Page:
Date of Thesis

Spring 2023


In recent years, biosensors have achieved wide spread use in many domains. This is due to their advantages such as rapid and continuous measurement, high specificity, fewer reagents required for calibration, fast response time, and the ability to measure non-polar molecules that cannot be estimated by conventional devices. There are various types of biosensors, and among them, electrochemical biosensors provide a promising approach to rapid medical diagnostics of the small infection-biomarkers such as pathogens that may lead to more timely and effective decision-making. In addition, because of specific advantages of microfluidic devices, such as large surface-to-volume ratio, they are one of the most significant components of point of care testing. Point of care testing based on microfluidic channels work with very little human intervention, decrease human errors and use a minimum amount of power consumption.

The focus of the present thesis is to introduce and design a microfluidic electrochemical biosensor in order to detect a specific respiratory pathogen among young children. Micropillar array electrodes were developed on the surface of the working electrode to enhance surface area which leads to increase the number of antibodies and the number of target analytes that are adsorbed on the surface. Hence, using micropillar array electrodes improves the operation of the biosensor, especially with low amount of target concentration.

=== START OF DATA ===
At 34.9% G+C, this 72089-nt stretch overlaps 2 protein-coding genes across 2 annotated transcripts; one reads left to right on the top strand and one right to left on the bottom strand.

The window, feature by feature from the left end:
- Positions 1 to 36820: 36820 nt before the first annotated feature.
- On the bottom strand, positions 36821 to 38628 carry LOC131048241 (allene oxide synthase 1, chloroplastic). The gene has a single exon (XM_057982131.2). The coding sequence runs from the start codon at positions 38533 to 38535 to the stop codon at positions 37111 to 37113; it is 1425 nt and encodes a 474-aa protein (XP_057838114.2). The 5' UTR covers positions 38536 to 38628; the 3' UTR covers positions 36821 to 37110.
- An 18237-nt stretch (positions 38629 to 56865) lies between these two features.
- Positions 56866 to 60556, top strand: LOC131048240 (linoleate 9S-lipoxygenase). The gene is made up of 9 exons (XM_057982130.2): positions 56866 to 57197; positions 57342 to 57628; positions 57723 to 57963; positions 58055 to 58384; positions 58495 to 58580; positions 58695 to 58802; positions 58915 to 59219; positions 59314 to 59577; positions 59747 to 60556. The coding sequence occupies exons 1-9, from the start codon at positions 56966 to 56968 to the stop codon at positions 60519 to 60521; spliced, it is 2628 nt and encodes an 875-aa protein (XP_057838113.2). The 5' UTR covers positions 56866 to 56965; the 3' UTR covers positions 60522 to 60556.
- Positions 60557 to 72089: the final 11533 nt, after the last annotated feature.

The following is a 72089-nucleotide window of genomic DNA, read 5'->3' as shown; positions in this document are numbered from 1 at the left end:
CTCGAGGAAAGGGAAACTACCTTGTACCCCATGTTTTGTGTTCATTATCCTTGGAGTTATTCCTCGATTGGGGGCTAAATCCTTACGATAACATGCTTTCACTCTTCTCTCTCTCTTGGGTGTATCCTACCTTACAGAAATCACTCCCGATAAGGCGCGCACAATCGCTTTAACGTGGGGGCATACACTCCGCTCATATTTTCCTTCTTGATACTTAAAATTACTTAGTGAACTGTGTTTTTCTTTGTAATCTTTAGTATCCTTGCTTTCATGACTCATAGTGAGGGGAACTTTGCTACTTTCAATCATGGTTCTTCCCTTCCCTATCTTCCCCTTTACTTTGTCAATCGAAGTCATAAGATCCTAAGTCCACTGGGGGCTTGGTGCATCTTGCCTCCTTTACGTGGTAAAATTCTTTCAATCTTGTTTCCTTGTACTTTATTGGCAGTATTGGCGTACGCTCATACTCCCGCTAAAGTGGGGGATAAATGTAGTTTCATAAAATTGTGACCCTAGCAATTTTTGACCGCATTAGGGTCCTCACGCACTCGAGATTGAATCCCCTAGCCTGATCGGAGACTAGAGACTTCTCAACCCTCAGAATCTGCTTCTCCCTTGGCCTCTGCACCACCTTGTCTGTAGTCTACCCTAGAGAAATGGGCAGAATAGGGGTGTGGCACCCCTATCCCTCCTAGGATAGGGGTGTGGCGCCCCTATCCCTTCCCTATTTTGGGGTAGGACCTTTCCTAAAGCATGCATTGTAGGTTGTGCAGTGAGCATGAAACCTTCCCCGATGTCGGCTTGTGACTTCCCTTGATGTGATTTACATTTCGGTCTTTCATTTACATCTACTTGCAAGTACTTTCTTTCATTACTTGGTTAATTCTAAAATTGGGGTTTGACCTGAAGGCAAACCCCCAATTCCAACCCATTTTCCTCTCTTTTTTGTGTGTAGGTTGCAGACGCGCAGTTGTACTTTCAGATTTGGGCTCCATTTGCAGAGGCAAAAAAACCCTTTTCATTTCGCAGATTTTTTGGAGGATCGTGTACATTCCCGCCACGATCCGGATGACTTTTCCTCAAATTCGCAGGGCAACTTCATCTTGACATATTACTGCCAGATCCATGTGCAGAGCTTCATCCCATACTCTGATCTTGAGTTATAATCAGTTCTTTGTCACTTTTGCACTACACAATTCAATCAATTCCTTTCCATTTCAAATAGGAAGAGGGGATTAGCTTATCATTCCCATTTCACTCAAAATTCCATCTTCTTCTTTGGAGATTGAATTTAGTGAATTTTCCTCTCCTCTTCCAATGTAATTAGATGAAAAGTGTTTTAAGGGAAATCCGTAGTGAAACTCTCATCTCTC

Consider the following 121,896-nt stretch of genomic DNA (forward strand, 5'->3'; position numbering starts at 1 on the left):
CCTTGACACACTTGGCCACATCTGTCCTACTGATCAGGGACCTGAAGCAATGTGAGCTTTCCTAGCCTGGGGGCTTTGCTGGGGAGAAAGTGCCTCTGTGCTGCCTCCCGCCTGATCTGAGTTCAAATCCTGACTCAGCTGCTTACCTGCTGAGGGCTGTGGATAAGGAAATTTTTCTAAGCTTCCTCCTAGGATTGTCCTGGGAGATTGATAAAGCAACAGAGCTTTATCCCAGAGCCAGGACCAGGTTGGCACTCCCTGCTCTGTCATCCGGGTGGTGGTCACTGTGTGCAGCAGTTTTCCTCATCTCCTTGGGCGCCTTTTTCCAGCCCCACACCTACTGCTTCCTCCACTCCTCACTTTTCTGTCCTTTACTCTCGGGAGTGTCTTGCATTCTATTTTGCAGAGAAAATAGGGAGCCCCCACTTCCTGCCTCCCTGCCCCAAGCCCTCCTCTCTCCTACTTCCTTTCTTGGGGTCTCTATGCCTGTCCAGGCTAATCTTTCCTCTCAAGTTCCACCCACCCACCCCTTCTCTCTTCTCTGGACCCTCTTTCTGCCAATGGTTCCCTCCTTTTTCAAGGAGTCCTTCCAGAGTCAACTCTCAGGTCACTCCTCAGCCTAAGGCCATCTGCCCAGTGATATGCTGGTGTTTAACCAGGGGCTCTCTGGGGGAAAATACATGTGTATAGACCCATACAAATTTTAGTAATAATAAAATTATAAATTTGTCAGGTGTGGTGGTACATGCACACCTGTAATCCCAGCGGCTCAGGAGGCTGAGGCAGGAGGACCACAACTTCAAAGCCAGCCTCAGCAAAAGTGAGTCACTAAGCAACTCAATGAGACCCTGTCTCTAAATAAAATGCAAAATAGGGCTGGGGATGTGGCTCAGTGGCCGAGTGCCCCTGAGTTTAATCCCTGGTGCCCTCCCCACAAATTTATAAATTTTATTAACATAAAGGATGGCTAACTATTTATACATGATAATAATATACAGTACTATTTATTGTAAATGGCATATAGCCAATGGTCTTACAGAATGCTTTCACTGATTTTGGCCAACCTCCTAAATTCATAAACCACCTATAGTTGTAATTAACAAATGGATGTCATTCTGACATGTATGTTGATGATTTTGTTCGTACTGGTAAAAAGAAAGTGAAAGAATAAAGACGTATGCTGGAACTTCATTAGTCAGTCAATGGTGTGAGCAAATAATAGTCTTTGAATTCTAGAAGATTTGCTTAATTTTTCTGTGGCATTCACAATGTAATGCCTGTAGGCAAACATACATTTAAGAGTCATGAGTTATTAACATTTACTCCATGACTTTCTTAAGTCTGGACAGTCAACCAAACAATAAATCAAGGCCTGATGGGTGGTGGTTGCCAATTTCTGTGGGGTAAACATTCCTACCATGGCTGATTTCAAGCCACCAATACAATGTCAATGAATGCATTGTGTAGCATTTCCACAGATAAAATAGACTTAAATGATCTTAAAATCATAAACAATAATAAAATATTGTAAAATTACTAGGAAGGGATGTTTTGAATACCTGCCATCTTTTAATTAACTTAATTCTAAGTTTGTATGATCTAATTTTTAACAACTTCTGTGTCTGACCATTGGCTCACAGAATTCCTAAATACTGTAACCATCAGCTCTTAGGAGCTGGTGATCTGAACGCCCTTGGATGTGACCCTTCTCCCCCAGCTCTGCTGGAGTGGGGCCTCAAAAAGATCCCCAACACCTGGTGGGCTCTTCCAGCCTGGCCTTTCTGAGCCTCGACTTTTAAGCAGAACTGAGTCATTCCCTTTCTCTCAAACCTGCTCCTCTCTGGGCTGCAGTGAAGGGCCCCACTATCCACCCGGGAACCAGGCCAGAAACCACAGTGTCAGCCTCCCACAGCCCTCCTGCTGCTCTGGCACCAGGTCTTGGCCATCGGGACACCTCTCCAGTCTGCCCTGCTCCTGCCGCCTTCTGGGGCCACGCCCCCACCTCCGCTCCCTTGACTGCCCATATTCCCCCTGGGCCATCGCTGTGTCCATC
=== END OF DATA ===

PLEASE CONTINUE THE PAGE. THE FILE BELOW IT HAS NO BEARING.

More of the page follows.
Biosensors, Microfluidics, Micropillar array electrodes, Moraxella catarrhalis, COMSOL Multiphysics, Cyclic Voltammetry

Access Type

Masters Thesis (Bucknell Access Only)

Degree Type

Master of Science in Electrical Engineering


Electrical Engineering

First Advisor

Dr. Amal Kabalan